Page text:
Images appropriate for analysis
This means that the analysis is meaningful only when the image can be interpreted as 2-dimensional.
Examples of appropriate images are:
- cells, cellular tissue, or blood cells under microscope,
- fingerprints and some other biometrics,
- maps and satellite imaging,
- logos, paintings, and other visual work,
- and many many more.
In inappropriate images the third dimension is essential. They may contain:
- occluded objects,
- objects well lit on one side and very dark on the other,
Mugshots may serve as an example of appropriate images of 3D objects because they are always taken under same angle with similar lighting. For the same reason, applications in machine vision for industrial inspection are also appropriate. Detecting a change in a 3D scene (appearance of a person in a security camera) is also feasible.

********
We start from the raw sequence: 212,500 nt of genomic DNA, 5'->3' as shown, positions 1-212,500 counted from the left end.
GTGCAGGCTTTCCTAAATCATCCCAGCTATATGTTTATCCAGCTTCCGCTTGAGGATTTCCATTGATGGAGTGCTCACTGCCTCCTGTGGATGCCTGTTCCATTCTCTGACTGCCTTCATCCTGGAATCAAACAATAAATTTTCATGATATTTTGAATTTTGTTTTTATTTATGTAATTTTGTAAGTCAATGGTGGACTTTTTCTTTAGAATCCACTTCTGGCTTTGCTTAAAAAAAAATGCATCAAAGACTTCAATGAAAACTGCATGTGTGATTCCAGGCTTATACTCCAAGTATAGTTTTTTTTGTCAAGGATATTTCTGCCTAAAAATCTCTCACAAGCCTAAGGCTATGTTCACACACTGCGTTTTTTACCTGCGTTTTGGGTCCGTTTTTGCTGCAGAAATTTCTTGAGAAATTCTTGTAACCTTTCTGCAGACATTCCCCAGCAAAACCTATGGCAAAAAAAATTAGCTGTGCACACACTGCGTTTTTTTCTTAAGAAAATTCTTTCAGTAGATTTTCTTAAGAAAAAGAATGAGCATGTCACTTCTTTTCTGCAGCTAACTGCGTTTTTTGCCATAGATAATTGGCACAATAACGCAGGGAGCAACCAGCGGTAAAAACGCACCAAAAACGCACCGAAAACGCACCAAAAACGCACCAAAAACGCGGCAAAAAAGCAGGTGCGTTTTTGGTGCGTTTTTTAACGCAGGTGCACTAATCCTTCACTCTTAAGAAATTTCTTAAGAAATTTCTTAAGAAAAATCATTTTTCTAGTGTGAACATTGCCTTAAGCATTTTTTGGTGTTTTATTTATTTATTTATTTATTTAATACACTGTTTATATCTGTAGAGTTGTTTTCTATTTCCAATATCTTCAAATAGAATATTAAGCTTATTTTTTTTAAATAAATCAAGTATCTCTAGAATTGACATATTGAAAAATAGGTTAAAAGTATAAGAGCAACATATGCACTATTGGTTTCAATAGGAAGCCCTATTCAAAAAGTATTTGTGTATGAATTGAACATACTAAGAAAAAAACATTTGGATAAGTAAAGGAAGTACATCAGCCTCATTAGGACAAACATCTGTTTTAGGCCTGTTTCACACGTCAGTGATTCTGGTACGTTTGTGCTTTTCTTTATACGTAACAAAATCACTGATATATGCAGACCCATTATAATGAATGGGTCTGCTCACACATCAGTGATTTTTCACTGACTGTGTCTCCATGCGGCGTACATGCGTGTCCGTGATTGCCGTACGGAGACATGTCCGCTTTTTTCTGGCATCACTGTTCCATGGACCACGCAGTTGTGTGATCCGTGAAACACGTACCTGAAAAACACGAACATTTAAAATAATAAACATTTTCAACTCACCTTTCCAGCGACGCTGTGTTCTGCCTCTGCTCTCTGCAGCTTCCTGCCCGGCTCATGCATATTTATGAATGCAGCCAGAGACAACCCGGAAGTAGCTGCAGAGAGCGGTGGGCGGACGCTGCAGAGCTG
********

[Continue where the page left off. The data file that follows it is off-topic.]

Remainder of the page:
Images of 3D objects may contain 2D items: text, scratches, other imperfections of the photograph or the lenses, noise, etc.
First, it may be impossible to separate objects such as particles. Even though two particles may seem distinct to you, if you zoom in, you might see a thin bridge between them. As a result the software thinks this is the same particle.
Pixcavator does not treat two objects as one, no matter how close they are. For example, these are inappropriate images:
- a thin scratch on the photo will cut an object in two,
- person's shirt and pants (of different color) will cut him in half,
- the background of an object is uneven and has colors similar to the one of the object.
At this time these tools exist as a way to modify the image prior to analysis. These "morphological operations" aren't integrated in Pixcavator yet. Nor are watershed algorithm and similar.